Latin American University—UNAULA, and the Administrative Coordi-
nator of the Latin American and Caribbean HUB for Transformative
Innovation linked to Transformative Innovation Policy Consortium—
William Chará Ordoñez is a political scientist, with a master’s degree
in Sociology. He is Professor of the Faculty of Law, Social and Polit-
ical Sciences of the Cauca Autonomous University Corporation, and a
member of the Social Sciences and Humanities Interdisciplinary Research
Group—GIISCH. He is a Consultant at the National Planning Depart-
ment, Save The Children, Transparency Secretariat of the Presidency
of the Republic, UNDP, Ministry of Justice and Law and Verification
Mechanism FF.MM.
Nohora Galvis is a marine biologist who has dedicated her 30-year
career to study how to improve coral reefs conservation effectiveness.
Her multidisciplinary background reaches Ph.D. Studies from ecological
sciences towards the social involvement and economic valuations of coral
Rosa Helena Galvis has her Doctorate studies in Social and Environ-
mental Psychology and an expertise working with fishers communities.
Mauricio García Ojeda is Lecturer at Department of Social Sciences and
Researcher at Centro de Investigaciones Sociológicas (CIS), Universidad
de la Frontera, Chile. He is currently completing his Ph.D. at Depart-
ment of Sociology at the Universitat Autònoma de Barcelona. His main
area of research is the governance of public policy enforcement at local
and regional level. He is mainly interested in the role of trust, reputa-
tion, social networks and formal institutions, and their effect on expected
outcomes in public policy, specifically those having to do with effi-
ciency, citizens’ participation, citizens’ control and technological innova-
tion. Mauricio Garcia Ojeda specializes in behaviourally enriched rational
choice theory, principal-agent theory, social capital theory, institutional
design theory, social network theory, new institutional economics and
new economic sociology. Methodologically, he employs social networks
analysis, game theory and analytic narratives.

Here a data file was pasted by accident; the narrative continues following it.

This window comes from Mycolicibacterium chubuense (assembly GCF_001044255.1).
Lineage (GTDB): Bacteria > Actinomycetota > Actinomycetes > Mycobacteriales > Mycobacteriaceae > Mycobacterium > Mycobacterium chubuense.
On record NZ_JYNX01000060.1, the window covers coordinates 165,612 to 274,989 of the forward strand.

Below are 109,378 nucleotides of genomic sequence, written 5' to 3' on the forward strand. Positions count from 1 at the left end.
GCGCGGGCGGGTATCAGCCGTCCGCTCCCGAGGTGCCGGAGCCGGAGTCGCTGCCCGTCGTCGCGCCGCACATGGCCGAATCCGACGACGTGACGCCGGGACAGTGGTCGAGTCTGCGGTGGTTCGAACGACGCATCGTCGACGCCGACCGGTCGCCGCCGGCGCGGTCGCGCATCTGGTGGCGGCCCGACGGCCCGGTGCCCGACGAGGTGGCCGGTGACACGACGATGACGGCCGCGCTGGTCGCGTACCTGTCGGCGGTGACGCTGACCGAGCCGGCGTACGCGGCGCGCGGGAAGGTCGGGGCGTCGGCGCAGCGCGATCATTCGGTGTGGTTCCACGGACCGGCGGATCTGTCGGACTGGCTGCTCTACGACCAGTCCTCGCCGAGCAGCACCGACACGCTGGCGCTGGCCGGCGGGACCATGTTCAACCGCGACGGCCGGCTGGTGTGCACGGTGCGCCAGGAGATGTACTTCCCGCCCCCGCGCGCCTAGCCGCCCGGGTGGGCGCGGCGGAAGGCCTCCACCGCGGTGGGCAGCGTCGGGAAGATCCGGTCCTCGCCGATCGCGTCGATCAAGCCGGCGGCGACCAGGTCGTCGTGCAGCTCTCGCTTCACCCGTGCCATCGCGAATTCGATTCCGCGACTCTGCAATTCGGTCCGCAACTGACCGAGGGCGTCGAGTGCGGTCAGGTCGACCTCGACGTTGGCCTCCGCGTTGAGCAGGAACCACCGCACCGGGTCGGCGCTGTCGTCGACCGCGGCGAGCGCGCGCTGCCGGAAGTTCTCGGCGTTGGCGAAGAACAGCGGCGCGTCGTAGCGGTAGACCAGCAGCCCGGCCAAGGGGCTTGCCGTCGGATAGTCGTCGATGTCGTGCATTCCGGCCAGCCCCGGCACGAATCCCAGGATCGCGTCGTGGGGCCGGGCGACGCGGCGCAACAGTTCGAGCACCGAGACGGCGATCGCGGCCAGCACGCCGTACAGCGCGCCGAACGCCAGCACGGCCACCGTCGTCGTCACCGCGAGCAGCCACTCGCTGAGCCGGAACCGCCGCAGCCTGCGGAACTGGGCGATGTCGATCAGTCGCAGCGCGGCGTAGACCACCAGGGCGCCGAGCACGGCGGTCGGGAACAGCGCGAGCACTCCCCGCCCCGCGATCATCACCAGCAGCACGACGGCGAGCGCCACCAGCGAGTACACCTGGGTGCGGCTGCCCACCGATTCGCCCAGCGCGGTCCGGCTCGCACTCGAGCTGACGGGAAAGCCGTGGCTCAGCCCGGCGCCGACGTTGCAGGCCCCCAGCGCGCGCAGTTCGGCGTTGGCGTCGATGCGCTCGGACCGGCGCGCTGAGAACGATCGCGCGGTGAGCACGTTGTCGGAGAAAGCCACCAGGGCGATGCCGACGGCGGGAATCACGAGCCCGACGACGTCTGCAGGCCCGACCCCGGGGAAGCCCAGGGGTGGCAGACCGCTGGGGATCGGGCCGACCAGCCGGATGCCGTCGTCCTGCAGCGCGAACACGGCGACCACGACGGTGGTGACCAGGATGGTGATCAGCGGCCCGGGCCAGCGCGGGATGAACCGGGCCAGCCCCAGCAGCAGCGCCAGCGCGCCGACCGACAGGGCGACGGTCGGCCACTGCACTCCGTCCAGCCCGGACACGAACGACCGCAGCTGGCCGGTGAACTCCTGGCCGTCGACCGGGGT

Javier García-Estévez is an Associate Professor in planning and territo-
rial development at the Interdisciplinary Centre of Development Studies
at the University of Los Andes. His area of research is regional and
local economic development with particular emphasis in science, tech-
nology and innovation. He is the principal investigator of the “Contri-
bution of Universities to Regional Development” project, participates in
the “Transformative Innovation Policy in Colombia” project led by the
University of Sussex’s Science Policy Research (SPRU), and is a researcher
on the “Regional Development Index - Latin America” Project in collab-
oration with researchers from the Autonomous University of Chile, the
Inter-American Development Bank and the University of the Republic of
Uruguay. He is an economist from the Industrial University of Santander
(Colombia) and has a master’s degree and a doctorate in economics from
the University of Barcelona (Spain).
Javier Medina is Doctor of Social Sciences, Gregorian University. He is
a Coordinator of the Confederation of Latin American and Caribbean
Foresight Networks, CYTED Program. Full Professor, Universidad del
Valle, Cali, Colombia. He has designed and executed around 50 prospec-
tive exercises since 1989. He has published 134 texts, including books,
articles and institutional documents as author, co-author and editor.
Author of the “Prospective and Strategic Decision Manual”, published
by ECLAC, Santiago de Chile (2006), “Prospective and Public Policy for
structural change in Latin America and the Caribbean (ECLAC, 2014)”
and “Opening paths in the prospect of Latin America” (Universidad del